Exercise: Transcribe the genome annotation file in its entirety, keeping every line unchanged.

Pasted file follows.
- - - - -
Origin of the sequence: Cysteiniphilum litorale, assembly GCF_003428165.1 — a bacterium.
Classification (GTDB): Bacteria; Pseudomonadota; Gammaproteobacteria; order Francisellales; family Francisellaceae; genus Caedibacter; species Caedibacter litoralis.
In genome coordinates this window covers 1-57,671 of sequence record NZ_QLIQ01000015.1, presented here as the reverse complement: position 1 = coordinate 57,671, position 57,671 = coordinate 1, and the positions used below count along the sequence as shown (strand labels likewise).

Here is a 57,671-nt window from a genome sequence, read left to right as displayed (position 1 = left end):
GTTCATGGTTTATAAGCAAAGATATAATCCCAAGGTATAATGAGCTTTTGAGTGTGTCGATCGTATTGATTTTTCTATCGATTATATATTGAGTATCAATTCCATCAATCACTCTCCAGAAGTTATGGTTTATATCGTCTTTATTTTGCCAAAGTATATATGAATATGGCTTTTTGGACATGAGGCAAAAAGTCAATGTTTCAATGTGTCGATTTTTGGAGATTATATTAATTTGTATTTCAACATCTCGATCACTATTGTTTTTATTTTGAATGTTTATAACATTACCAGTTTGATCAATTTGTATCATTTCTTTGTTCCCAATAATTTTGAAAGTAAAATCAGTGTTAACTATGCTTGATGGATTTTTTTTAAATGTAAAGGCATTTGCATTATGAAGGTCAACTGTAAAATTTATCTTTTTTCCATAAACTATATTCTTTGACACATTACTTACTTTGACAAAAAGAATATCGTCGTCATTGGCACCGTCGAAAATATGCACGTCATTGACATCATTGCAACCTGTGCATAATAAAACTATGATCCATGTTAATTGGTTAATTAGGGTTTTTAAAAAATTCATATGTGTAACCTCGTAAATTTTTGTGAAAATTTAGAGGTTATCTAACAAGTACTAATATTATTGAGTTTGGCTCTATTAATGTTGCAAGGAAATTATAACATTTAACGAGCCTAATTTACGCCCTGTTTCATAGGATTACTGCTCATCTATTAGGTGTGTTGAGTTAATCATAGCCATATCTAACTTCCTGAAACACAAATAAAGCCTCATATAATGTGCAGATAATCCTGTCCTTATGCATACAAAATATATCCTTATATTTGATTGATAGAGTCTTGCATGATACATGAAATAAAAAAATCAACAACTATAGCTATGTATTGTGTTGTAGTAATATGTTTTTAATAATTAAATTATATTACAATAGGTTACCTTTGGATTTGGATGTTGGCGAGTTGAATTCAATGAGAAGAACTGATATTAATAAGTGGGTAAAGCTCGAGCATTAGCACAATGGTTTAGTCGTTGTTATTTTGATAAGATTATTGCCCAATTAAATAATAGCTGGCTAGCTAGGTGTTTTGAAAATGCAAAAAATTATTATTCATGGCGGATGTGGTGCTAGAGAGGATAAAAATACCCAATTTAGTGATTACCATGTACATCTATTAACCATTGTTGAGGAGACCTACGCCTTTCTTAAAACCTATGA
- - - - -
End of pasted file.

Origin of the sequence: Cysteiniphilum litorale, assembly GCF_003428165.1 — a bacterium.
Classification (GTDB): Bacteria; Pseudomonadota; Gammaproteobacteria; order Francisellales; family Francisellaceae; genus Caedibacter; species Caedibacter litoralis.
In genome coordinates this window covers 1-57,671 of sequence record NZ_QLIQ01000015.1, presented here as the reverse complement: position 1 = coordinate 57,671, position 57,671 = coordinate 1, and the positions used below count along the sequence as shown (strand labels likewise).

Here is a 57,671-nt window from a genome sequence, read left to right as displayed (position 1 = left end):
GTTCATGGTTTATAAGCAAAGATATAATCCCAAGGTATAATGAGCTTTTGAGTGTGTCGATCGTATTGATTTTTCTATCGATTATATATTGAGTATCAATTCCATCAATCACTCTCCAGAAGTTATGGTTTATATCGTCTTTATTTTGCCAAAGTATATATGAATATGGCTTTTTGGACATGAGGCAAAAAGTCAATGTTTCAATGTGTCGATTTTTGGAGATTATATTAATTTGTATTTCAACATCTCGATCACTATTGTTTTTATTTTGAATGTTTATAACATTACCAGTTTGATCAATTTGTATCATTTCTTTGTTCCCAATAATTTTGAAAGTAAAATCAGTGTTAACTATGCTTGATGGATTTTTTTTAAATGTAAAGGCATTTGCATTATGAAGGTCAACTGTAAAATTTATCTTTTTTCCATAAACTATATTCTTTGACACATTACTTACTTTGACAAAAAGAATATCGTCGTCATTGGCACCGTCGAAAATATGCACGTCATTGACATCATTGCAACCTGTGCATAATAAAACTATGATCCATGTTAATTGGTTAATTAGGGTTTTTAAAAAATTCATATGTGTAACCTCGTAAATTTTTGTGAAAATTTAGAGGTTATCTAACAAGTACTAATATTATTGAGTTTGGCTCTATTAATGTTGCAAGGAAATTATAACATTTAACGAGCCTAATTTACGCCCTGTTTCATAGGATTACTGCTCATCTATTAGGTGTGTTGAGTTAATCATAGCCATATCTAACTTCCTGAAACACAAATAAAGCCTCATATAATGTGCAGATAATCCTGTCCTTATGCATACAAAATATATCCTTATATTTGATTGATAGAGTCTTGCATGATACATGAAATAAAAAAATCAACAACTATAGCTATGTATTGTGTTGTAGTAATATGTTTTTAATAATTAAATTATATTACAATAGGTTACCTTTGGATTTGGATGTTGGCGAGTTGAATTCAATGAGAAGAACTGATATTAATAAGTGGGTAAAGCTCGAGCATTAGCACAATGGTTTAGTCGTTGTTATTTTGATAAGATTATTGCCCAATTAAATAATAGCTGGCTAGCTAGGTGTTTTGAAAATGCAAAAAATTATTATTCATGGCGGATGTGGTGCTAGAGAGGATAAAAATACCCAATTTAGTGATTACCATGTACATCTATTAACCATTGTTGAGGAGACCTACGCCTTTCTTAAAACCTATGA